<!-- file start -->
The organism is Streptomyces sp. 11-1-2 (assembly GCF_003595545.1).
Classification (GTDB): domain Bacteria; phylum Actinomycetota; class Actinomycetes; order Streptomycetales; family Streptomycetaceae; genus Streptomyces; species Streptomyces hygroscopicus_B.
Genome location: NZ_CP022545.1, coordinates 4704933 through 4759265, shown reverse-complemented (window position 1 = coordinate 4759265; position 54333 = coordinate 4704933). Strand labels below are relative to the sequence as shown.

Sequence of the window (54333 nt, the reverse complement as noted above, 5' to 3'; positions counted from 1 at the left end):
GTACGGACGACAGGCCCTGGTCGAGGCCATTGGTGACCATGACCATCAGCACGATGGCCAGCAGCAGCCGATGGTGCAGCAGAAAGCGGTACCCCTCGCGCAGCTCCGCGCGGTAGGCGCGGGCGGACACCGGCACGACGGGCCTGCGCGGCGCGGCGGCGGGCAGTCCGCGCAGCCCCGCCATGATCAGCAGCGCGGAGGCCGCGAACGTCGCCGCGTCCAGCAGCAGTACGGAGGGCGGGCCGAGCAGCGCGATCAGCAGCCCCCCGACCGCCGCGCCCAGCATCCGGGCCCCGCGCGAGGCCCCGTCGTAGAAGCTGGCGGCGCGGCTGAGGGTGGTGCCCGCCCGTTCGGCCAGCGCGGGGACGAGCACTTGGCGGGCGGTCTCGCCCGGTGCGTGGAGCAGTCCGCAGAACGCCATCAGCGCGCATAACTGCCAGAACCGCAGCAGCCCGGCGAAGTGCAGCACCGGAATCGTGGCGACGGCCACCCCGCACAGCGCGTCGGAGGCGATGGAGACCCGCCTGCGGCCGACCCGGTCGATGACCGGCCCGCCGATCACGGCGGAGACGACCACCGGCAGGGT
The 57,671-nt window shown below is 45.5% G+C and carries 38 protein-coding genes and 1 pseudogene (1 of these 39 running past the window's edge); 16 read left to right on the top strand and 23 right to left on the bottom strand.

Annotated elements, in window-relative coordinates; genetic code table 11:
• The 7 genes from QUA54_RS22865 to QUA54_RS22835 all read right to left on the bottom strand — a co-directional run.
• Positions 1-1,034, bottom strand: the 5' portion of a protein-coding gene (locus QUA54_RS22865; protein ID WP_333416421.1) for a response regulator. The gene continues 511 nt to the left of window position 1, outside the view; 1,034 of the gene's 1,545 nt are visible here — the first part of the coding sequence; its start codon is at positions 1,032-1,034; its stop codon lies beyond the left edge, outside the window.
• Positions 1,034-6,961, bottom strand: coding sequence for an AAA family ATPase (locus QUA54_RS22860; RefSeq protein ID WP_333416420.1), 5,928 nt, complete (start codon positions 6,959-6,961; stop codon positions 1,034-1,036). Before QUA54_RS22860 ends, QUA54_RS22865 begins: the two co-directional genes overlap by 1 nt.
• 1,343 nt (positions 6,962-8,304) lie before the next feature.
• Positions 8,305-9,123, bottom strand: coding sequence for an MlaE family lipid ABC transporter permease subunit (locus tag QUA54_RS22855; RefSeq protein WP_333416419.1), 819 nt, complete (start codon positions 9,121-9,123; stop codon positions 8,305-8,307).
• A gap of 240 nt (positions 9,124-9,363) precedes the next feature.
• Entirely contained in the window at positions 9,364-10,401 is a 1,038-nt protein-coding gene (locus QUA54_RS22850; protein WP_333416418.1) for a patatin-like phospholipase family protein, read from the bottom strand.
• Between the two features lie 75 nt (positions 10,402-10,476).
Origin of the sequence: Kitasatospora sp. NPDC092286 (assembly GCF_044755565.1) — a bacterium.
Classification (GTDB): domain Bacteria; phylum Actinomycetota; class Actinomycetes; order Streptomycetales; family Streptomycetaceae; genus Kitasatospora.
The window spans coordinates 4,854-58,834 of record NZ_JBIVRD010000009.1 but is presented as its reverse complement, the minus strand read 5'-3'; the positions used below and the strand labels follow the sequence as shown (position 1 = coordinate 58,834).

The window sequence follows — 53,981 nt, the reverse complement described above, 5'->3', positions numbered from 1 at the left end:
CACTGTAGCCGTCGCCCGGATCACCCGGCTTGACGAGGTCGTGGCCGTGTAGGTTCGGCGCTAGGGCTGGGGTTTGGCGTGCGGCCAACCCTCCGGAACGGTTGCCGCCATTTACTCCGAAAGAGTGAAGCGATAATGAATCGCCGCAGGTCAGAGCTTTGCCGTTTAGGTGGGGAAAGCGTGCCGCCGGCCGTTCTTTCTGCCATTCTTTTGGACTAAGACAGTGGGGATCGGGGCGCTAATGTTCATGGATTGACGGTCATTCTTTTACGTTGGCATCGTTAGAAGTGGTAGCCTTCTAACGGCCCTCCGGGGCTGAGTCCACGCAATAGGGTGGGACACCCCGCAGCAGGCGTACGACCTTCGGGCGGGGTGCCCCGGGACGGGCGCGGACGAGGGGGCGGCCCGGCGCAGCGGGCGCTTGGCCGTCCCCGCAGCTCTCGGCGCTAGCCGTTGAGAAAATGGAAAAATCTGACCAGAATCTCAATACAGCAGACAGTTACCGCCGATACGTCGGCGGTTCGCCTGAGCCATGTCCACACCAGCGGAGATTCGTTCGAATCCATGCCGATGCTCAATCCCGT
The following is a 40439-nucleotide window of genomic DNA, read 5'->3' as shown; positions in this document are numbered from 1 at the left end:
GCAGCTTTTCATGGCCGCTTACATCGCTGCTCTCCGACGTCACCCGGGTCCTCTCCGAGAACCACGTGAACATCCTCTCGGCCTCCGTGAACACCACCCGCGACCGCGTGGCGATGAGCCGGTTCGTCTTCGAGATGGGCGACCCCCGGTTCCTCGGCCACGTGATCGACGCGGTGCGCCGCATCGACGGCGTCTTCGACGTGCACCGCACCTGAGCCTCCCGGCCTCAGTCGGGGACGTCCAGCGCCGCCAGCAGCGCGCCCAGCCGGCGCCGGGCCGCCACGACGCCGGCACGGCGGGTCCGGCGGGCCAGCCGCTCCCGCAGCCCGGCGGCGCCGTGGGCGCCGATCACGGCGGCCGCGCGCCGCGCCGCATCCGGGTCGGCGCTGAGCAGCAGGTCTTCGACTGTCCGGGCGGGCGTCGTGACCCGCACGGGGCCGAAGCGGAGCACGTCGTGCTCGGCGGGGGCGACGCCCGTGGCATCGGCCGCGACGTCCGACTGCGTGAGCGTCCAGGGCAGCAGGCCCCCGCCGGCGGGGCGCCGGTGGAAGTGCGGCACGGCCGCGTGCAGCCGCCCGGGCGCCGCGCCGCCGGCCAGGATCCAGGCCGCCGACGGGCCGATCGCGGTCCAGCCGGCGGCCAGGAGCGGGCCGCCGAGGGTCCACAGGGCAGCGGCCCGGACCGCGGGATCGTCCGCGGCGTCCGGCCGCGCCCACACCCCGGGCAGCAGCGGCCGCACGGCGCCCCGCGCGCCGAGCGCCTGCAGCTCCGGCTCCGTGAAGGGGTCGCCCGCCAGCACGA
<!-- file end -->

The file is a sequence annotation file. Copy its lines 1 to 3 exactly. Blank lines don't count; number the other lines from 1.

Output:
The organism is Streptomyces sp. 11-1-2 (assembly GCF_003595545.1).
Classification (GTDB): domain Bacteria; phylum Actinomycetota; class Actinomycetes; order Streptomycetales; family Streptomycetaceae; genus Streptomyces; species Streptomyces hygroscopicus_B.
Genome location: NZ_CP022545.1, coordinates 4704933 through 4759265, shown reverse-complemented (window position 1 = coordinate 4759265; position 54333 = coordinate 4704933). Strand labels below are relative to the sequence as shown.